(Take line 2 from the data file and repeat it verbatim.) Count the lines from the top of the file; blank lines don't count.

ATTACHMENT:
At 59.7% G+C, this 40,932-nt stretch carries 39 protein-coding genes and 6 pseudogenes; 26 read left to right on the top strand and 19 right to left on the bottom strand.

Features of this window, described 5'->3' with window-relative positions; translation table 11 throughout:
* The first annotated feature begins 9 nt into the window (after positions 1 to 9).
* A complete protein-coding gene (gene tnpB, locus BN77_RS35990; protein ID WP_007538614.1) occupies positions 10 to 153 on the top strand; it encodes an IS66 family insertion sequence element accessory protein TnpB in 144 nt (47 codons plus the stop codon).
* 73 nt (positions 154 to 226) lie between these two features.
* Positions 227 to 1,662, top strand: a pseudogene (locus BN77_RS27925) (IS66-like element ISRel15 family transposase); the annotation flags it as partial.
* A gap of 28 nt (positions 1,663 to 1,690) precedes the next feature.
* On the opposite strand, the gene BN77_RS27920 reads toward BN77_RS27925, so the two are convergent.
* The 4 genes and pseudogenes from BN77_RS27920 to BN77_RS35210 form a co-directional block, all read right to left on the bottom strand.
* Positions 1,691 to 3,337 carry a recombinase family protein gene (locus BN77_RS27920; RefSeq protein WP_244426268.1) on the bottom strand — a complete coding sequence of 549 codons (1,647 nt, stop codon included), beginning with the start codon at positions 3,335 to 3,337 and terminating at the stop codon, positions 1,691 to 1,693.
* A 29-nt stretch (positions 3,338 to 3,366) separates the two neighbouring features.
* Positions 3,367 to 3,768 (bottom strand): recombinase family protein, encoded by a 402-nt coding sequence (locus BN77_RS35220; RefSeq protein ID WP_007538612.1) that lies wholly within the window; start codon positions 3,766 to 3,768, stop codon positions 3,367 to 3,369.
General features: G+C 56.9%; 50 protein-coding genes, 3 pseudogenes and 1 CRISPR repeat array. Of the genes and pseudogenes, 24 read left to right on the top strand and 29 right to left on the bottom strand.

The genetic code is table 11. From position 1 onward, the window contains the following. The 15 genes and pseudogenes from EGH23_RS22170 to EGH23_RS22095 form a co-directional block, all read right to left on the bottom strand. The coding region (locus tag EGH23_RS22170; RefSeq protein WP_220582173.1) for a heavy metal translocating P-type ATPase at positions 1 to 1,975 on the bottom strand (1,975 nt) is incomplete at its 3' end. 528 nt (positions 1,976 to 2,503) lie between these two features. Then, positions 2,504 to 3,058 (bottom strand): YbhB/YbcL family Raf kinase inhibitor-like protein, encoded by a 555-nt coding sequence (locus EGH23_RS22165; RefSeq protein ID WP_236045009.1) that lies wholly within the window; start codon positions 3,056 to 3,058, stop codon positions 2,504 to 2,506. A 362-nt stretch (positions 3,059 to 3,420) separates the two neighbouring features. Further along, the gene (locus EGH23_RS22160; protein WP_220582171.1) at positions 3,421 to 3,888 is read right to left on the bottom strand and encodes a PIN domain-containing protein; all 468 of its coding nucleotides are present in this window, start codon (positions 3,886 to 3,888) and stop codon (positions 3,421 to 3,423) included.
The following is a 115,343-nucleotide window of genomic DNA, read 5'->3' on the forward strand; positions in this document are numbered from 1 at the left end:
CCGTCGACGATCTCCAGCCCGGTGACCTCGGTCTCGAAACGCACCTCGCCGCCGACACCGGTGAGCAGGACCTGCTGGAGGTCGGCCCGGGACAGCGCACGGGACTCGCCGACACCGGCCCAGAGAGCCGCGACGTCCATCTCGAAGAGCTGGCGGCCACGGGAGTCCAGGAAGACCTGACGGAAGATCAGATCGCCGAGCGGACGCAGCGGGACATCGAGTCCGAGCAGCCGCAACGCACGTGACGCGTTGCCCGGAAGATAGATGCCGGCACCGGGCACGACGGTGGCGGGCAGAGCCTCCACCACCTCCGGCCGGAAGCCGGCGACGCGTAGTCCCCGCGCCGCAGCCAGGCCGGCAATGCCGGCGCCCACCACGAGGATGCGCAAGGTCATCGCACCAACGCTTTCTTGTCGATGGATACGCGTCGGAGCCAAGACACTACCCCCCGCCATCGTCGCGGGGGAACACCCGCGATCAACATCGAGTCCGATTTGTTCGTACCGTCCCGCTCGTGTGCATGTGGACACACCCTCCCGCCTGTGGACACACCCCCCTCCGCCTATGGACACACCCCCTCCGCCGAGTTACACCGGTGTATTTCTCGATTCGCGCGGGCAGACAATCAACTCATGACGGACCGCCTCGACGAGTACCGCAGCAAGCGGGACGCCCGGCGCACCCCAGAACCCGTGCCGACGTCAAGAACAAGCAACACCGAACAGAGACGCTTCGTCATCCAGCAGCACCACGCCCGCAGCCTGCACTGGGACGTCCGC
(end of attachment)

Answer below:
Features of this window, described 5'->3' with window-relative positions; translation table 11 throughout: